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Print Format of the MLA Bibliography


Special Notice

In February 2009 the MLA Executive Council decided to discontinue the print edition of the MLA International Bibliography after the 2008 edition is published in September 2009. The decision to discontinue the print edition was not an easy one, and our reasons are economic. Since the introduction of the online database in the mid-1990s, scholars have moved toward searching the Bibliography electronically, and sales of the print volumes have declined each year. To cover printing costs, we would need to increase prices substantially. The online MLA International Bibliography database, however, will continue to be sold to libraries throughout the world.

The 2008 print volumes are still available for purchase, a clothbound version for libraries and a paperbound version for individual purchasers. The library edition consists of two books: the first contains all five classified volumes, along with an index to authors and editors of articles and books; the second contains a list of subject terms that refer to the classified entries.

The five classified volumes are as follows:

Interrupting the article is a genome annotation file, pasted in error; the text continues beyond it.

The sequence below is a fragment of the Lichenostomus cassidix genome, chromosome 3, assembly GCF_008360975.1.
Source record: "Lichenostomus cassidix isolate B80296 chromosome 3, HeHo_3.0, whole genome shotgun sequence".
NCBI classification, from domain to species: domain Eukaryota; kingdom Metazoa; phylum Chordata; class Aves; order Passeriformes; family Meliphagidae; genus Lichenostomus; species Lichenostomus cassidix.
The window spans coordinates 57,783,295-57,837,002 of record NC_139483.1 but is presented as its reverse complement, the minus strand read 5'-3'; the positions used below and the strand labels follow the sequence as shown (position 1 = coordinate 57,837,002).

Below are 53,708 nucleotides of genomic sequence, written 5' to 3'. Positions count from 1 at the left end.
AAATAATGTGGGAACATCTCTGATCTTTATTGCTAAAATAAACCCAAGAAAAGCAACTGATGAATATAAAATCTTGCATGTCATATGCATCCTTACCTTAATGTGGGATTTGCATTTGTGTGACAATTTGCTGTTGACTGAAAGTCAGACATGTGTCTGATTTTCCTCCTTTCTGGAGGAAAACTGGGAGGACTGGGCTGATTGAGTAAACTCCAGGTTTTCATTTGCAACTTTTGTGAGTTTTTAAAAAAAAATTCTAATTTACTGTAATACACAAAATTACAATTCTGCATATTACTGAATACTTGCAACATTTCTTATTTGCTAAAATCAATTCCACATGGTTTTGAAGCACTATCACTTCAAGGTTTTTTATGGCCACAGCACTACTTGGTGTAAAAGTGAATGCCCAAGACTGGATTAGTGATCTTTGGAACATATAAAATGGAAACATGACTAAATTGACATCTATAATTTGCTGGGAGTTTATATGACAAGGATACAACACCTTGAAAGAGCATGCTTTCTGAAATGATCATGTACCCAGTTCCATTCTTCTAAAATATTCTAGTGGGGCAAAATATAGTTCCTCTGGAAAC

1. Literatures in English. Includes entries on American, Australian, English, English Canadian, English Caribbean, Irish, New Zealand, Scottish, and Welsh literatures.
  2. Literatures in Other Languages. Includes entries on African, Asian, European, French Canadian, French Caribbean, and Latin American literatures.
  3. Linguistics. Includes entries on the history and theory of linguistics, comparative linguistics, language interaction, lexicology, phonetics, pragmatics, psycholinguistics, semantics, stylistics, syntax, translation, and teaching of language.
  4. General Literature and Related Topics. Includes entries on literary theory and criticism, film, radio, television, theater, manuscripts, printing, publishing, genres, literary forms, literary themes and figures, rhetoric and composition, and teaching of literature.
  5. Folklore. Includes entries on the history and study of folklore, folk literature, folk music, folk art, folk belief systems, and folk rituals.

The contents of each of the five volumes are classified according to a scheme that is appropriate to the study of the area covered. Folklore, for instance, is classified first by topic (e.g., folk literature-folk tale) and then by place (e.g., Nigeria), while the entries in the volumes on literatures are classified first by national literature (e.g., American literature), then by century (e.g., 1800-1899), and next by author (e.g., Melville, Herman), genre (e.g., novel), and title of the work being studied (e.g., Billy Budd).

 

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© 2014 Modern Language Association. Last updated 04/18/2011.